The Cambrian

San Simeon man plans to 'Everest' the Hearst Castle hill. Here's why

Cubby Cashen is seen on his bike at San Simeon Cove.
Cubby Cashen is seen on his bike at San Simeon Cove.

Nearly 8,000 miles separates Hearst Castle and Mt. Everest in Nepal. The 1,600-foot hill the castle sits atop is a molehill compared to the 29,029-foot summit of Everest.

But the two iconic locations will be connected on Thanksgiving Day.

North Coast business owner Cubby Cashen will be "Everesting" the Hearst Castle hill in a personal fundraising effort for no-kill animal shelters. In other words, Cashen — the owner of San Simeon Cove kayak rental business “Sea For Yourself” — will ride his bike up and down the brutally steep, 3.7-mile road from Highway 1 to the castle 23 times.

“Everesting” is a fundraising strategy that entails biking the elevation of Everest within a 36-hour window on a hill no one else has challenged.

The rules — created by the High Rouleurs Society (HRS) — specify that a participant can stop, rest, sit, eat and visit a restroom, but they can't sleep.

“This approach is all about finding the boundaries of what is possible in a single ride,” the High Rouleurs Society explains on its website.

Serious bike riders who enjoy challenging steep hills rather than simply racing each other created the concept.

“We would set ourselves goals that no one else was doing,” the HRS website says. “The pre-requisite for any challenge that we set was that it had to be tough. To qualify, it needed to be too difficult to just go out and ride it.”

Cashen plans to begin training in earnest about 12 weeks before Thanksgiving Day. In the meantime, he hopes to get on his bike for a "short ride” three to five times a week.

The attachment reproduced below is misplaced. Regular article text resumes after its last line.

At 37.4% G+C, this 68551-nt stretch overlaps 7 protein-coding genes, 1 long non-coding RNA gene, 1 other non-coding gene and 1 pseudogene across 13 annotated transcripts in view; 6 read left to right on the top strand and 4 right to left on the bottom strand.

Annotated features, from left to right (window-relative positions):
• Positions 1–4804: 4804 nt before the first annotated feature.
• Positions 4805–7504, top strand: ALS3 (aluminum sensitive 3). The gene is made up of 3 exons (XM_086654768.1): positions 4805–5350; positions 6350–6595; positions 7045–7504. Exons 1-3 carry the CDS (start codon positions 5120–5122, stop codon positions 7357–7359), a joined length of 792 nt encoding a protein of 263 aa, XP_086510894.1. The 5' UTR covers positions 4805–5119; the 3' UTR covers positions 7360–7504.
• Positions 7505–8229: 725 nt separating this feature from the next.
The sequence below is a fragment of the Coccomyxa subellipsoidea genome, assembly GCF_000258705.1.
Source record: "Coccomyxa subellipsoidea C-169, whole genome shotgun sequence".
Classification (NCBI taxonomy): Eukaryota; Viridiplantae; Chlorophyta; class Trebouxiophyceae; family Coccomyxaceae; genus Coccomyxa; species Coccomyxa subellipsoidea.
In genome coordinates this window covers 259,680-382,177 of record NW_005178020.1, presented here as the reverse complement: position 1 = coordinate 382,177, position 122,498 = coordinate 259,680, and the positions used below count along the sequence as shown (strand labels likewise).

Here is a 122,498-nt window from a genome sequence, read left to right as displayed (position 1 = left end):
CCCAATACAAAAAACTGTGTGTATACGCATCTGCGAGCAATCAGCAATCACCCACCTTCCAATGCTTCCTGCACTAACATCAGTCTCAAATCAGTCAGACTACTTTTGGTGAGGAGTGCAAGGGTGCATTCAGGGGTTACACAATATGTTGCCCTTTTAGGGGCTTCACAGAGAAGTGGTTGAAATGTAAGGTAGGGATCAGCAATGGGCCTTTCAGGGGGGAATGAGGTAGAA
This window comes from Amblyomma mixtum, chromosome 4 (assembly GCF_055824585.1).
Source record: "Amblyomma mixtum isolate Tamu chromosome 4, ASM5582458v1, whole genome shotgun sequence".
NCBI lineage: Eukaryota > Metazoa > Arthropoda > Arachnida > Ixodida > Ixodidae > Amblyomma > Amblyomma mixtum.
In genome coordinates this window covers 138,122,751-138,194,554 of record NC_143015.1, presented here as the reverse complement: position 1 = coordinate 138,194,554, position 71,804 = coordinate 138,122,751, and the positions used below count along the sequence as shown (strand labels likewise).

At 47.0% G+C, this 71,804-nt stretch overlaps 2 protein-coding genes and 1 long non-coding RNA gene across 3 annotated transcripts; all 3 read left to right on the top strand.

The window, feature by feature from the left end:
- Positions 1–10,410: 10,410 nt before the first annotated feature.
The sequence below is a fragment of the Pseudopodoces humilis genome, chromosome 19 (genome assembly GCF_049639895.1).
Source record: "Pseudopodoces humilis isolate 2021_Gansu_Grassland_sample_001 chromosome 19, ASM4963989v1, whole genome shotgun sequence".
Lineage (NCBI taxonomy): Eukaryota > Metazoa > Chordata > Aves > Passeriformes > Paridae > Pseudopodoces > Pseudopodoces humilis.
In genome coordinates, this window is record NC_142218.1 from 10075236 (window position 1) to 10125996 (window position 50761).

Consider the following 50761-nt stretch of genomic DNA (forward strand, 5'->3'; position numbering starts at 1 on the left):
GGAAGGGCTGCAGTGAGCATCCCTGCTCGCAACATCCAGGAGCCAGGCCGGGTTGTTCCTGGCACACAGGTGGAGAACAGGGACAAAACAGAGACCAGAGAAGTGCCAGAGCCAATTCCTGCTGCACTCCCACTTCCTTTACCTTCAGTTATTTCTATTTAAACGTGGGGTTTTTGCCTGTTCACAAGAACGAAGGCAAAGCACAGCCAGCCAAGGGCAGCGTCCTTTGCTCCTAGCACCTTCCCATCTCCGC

“Once summer ends, I’m going to try to do one long ride a week, four to eight hours, to get into racing shape," he said. "Even though this is not racing, I need to be in that kind of shape."

His overarching objective is to raise money for pet adoptions, especially dogs, and in particular those that are housed in “no-kill” shelters.

“Since childhood, I have always been in love with dogs,” he said, adding that both of his dogs were rescued.

He says caring for a dog (veterinary costs, everyday needs) costs a shelter about $700 yearly, meaning if he raises $14,000 that could rescue “at least 20 dogs.”

Cashen is not asking people to watch him ride on Thanksgiving Day, but he is asking for support in his cause. To donate, send money orders or checks to Rescue Alliance, 5425 Jack Creek Road, Templeton, CA, 93465 (write “Everesting” on the check). He adds that people can pledge a certain amount of money based on how many trips up and down he will make.

People can find updates and donation information on Cashen's Facebook page at